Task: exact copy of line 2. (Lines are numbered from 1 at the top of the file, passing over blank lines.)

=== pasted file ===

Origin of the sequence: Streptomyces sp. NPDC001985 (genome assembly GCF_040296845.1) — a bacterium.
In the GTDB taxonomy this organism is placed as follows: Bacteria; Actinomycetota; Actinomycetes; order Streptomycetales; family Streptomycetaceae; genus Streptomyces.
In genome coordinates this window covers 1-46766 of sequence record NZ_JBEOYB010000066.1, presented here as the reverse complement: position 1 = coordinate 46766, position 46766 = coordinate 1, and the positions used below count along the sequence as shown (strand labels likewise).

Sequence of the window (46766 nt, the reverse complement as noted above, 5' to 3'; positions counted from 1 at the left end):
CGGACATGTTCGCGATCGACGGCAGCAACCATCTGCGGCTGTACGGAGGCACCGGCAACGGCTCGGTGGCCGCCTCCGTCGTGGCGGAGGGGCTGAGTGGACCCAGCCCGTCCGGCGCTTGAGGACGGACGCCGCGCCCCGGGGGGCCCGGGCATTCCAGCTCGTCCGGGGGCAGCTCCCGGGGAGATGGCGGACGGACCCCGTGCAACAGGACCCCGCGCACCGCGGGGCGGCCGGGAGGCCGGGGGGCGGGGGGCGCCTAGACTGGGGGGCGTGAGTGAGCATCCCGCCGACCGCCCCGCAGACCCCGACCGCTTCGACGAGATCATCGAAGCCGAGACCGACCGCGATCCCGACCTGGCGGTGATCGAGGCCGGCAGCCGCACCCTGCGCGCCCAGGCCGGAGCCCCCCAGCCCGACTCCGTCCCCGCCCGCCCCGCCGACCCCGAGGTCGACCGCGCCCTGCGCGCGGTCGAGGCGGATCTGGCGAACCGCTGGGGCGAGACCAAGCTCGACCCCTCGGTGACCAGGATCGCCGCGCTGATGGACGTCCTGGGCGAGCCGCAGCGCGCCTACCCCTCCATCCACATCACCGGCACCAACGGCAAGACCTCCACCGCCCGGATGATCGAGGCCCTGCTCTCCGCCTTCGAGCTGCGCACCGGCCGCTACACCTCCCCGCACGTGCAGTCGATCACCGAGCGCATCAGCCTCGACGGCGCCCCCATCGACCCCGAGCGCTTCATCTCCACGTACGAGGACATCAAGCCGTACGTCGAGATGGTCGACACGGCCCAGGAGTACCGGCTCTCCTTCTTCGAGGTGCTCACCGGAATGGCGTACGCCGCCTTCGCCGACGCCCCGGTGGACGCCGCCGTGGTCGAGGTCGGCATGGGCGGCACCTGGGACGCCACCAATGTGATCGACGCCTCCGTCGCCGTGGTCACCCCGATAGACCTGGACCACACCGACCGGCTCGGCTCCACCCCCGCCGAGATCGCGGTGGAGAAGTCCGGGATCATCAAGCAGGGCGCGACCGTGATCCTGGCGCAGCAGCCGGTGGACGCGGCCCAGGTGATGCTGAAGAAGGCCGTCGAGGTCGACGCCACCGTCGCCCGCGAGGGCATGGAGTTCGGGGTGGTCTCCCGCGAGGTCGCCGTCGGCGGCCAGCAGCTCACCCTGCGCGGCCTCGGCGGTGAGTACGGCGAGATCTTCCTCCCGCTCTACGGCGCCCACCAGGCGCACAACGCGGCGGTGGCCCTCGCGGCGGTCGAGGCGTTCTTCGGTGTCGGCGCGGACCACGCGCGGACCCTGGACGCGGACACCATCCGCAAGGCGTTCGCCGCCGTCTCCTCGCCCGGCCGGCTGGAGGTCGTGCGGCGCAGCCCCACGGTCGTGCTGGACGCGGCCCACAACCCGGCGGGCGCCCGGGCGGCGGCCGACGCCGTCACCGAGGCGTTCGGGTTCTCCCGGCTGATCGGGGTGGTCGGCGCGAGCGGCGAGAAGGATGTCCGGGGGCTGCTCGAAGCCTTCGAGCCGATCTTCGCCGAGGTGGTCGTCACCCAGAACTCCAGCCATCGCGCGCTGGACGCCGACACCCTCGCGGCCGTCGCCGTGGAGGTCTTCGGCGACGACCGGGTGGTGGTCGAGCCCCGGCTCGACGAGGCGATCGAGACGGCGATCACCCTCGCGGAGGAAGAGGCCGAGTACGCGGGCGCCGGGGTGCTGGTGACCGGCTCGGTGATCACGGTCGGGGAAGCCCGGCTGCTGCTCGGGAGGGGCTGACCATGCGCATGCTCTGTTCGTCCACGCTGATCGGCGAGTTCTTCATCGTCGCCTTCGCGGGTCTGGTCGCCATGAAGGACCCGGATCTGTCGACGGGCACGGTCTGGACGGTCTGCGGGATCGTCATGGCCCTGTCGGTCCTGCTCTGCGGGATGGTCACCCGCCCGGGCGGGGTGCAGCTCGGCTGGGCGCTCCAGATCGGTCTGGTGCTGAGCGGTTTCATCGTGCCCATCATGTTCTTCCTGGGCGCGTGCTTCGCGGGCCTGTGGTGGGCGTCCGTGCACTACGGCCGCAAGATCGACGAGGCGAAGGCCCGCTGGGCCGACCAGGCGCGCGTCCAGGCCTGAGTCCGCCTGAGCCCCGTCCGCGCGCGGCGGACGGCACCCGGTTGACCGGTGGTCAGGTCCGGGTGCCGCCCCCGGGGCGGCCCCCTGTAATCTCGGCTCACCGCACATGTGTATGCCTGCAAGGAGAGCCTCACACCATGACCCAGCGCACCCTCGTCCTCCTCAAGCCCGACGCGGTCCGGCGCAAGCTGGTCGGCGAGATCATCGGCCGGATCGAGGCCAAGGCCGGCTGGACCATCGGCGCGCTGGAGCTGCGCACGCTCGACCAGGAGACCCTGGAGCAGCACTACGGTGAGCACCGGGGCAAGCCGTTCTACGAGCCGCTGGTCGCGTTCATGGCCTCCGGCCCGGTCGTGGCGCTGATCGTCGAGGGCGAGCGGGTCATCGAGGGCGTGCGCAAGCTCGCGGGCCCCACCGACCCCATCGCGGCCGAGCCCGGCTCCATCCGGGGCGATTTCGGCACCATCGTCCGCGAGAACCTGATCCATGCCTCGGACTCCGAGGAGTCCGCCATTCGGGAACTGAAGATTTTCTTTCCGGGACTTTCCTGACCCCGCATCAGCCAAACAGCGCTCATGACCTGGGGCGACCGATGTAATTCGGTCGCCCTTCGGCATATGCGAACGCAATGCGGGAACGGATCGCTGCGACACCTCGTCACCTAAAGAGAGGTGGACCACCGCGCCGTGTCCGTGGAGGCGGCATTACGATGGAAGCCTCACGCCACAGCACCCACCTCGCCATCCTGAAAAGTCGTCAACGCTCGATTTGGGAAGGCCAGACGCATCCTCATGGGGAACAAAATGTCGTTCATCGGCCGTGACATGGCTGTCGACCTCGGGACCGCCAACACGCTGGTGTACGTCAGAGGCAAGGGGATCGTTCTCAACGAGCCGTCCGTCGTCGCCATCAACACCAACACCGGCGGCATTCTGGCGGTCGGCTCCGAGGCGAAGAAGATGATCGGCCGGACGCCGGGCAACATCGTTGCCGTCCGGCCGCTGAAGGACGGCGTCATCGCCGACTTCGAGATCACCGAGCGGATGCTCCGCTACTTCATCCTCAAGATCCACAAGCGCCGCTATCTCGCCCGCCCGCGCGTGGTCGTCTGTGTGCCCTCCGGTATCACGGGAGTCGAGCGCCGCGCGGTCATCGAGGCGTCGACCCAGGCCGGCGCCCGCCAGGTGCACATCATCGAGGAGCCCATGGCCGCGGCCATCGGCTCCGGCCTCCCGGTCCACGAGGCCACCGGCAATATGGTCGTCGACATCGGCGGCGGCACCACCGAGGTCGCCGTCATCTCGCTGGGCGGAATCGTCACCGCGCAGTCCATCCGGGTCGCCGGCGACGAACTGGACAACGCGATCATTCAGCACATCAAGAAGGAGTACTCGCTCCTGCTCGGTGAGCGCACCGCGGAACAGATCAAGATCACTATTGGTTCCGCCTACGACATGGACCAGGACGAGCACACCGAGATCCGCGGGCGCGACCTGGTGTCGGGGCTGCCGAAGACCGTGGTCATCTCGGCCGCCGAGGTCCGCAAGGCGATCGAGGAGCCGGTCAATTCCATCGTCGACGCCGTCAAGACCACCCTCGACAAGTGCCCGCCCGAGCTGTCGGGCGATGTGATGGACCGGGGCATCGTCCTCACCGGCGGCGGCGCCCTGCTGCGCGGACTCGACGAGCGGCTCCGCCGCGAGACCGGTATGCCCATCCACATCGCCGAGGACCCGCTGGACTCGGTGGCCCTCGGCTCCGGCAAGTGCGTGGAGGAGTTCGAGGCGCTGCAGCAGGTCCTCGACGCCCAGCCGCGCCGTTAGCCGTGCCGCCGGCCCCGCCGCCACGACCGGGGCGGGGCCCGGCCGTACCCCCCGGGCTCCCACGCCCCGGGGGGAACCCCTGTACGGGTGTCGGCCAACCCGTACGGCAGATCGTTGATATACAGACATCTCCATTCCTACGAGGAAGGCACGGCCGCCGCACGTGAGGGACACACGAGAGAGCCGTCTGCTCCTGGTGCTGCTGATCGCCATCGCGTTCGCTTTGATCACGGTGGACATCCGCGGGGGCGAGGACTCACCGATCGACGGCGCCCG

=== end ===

In the GTDB taxonomy this organism is placed as follows: Bacteria; Actinomycetota; Actinomycetes; order Streptomycetales; family Streptomycetaceae; genus Streptomyces.